The spooky season is upon us: pumpkin carving, trick-or-treating, scary movies and bats in shop windows. That’s in America and the UK, anyway. In Europe, the celebrations go hand in hand with the more sombre Catholic festivals of All Souls’ Day and All Saints’ Day on the 1st and 2nd of November. But what about Asia? Is there anything to celebrate? And if there is, how’s it done? As in Catholic Europe, Halloween in Asia is a time to remember loved ones who have passed away - and the specific traditions differ from country to country. China and Hong Kong In China and Hong Kong, it’s called Zhong Yuan Jie or Yu Lan Jie, the Night of the Hungry Ghosts. The celebrations see offerings of water and food left for the dead, and lanterns are lit to guide their spirits across the land of the living. Pilgrims...Read More
For those living in the West, the bright and colourful pictures of neon-clad Japan reflect a wonderful and sometimes strange image. When the subject of Japanese food is mentioned, many westerners would struggle to come up with more than “sushi” and “sake”. There is, of course, much more to Japanese food than that. After the recession in the the 1990’s, the early 2000s began to see a pickup in the food sector in Japan, but perhaps not in the way you might expect. Real restaurant innovations began to show through and it was these that were drawing the biggest crowds.
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There was a time when British supermarket shelves were home to a single type of soy sauce – dark, mysterious, exotic and not terribly authentic. In the years that followed, British shoppers were spoilt for choice between the glamorous delights of ‘Light Soy Sauce’ and ‘Dark Soy Sauce’. Luckily, the growth of Pan-Asian cuisine in the UK has led to the increasing availability of authentic Asian ingredients, including a wide variety of soy sauces, representing the subtle but important differences between varieties of this staple ingredient across Asia.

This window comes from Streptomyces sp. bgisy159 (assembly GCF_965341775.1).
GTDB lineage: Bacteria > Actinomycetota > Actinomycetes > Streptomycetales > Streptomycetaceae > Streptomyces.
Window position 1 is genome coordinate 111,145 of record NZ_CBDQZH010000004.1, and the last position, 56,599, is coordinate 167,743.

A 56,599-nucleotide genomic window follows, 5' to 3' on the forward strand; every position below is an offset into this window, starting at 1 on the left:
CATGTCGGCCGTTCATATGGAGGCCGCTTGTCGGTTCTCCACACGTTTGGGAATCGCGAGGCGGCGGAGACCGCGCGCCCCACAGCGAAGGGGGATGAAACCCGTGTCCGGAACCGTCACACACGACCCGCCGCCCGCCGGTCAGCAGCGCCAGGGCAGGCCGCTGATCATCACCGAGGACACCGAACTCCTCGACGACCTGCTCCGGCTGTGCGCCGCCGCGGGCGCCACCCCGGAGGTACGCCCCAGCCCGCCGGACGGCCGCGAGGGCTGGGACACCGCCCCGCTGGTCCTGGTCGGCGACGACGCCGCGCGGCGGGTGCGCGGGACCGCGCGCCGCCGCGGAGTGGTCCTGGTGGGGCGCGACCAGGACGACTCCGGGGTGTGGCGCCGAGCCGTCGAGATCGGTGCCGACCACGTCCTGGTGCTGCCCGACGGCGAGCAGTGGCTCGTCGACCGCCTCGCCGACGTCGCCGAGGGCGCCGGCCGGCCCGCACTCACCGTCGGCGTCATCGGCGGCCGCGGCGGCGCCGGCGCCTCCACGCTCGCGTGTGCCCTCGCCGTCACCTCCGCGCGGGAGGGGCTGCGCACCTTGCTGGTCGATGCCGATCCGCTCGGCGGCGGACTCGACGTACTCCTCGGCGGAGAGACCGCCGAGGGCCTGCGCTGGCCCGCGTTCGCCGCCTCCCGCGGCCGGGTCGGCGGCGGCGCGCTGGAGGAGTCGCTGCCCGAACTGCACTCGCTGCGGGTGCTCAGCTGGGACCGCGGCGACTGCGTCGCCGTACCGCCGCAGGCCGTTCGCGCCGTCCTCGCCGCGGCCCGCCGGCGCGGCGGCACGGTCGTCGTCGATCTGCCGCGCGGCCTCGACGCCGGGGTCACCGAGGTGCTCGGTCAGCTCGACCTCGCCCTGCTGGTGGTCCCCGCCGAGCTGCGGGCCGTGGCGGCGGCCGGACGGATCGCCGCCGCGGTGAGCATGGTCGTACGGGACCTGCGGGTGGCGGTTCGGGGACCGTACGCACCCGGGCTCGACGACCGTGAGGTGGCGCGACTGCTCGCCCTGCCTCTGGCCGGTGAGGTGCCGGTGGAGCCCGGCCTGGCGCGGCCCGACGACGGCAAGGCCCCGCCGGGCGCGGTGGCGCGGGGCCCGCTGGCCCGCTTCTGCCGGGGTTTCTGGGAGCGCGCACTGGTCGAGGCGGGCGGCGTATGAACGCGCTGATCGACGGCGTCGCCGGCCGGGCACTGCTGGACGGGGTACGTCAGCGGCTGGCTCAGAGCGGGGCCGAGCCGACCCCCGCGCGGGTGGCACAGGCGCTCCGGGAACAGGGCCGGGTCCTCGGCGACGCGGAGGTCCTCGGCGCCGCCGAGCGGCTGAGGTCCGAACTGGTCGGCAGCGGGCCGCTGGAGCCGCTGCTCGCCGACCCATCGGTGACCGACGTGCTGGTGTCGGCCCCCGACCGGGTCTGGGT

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We may have hinted, once or twice, that we’re excited about the Anuga 2015 food trade fair in Cologne. For a frozen food producer anywhere in Europe it really is a must-attend, and has been for decades.
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So inspired by this spice, Chef Manju Choudhury named his LA restaurant “Cardamom” in its honour. Asked why, he told LA Magazine: “The green of the cardamom represents freshness. It’s used in our starters, mains, sides, desserts, and drinks. Cardamom gives great flavor and fragrance to any dish, and also has medicinal properties. It’s one of my favorite spices.” Its warm, sweet flavour is instantly recognisable.
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Anuga 2015 is the 33rd Anuga trade fair, hosted in Cologne by Koelnmesse and organised by the Federal Association of the German Retail Grocery Trade, the Federation of the German Food & Drinks Industries, and the Consumer Goods Forum. Access is exclusive to trade visitors and decision-makers within the food industry, and the focus is global: 86 per cent of the exhibitors and 66 per cent of the visitors come from outside Germany.The key concept of Anuga is ‘10 fairs in one’. On the ground, the fair is organised by market sector, with exhibitors in ten categories that include Meat, Dairy, Bakery and one or two less obvious ones like Retail Technology. Conceptually, though, the fair is structured around 10 trends that are currently shaping the future of food. The idea is to encourage cross-pollination of ideas between the sectors, show what’s going on, and... Read More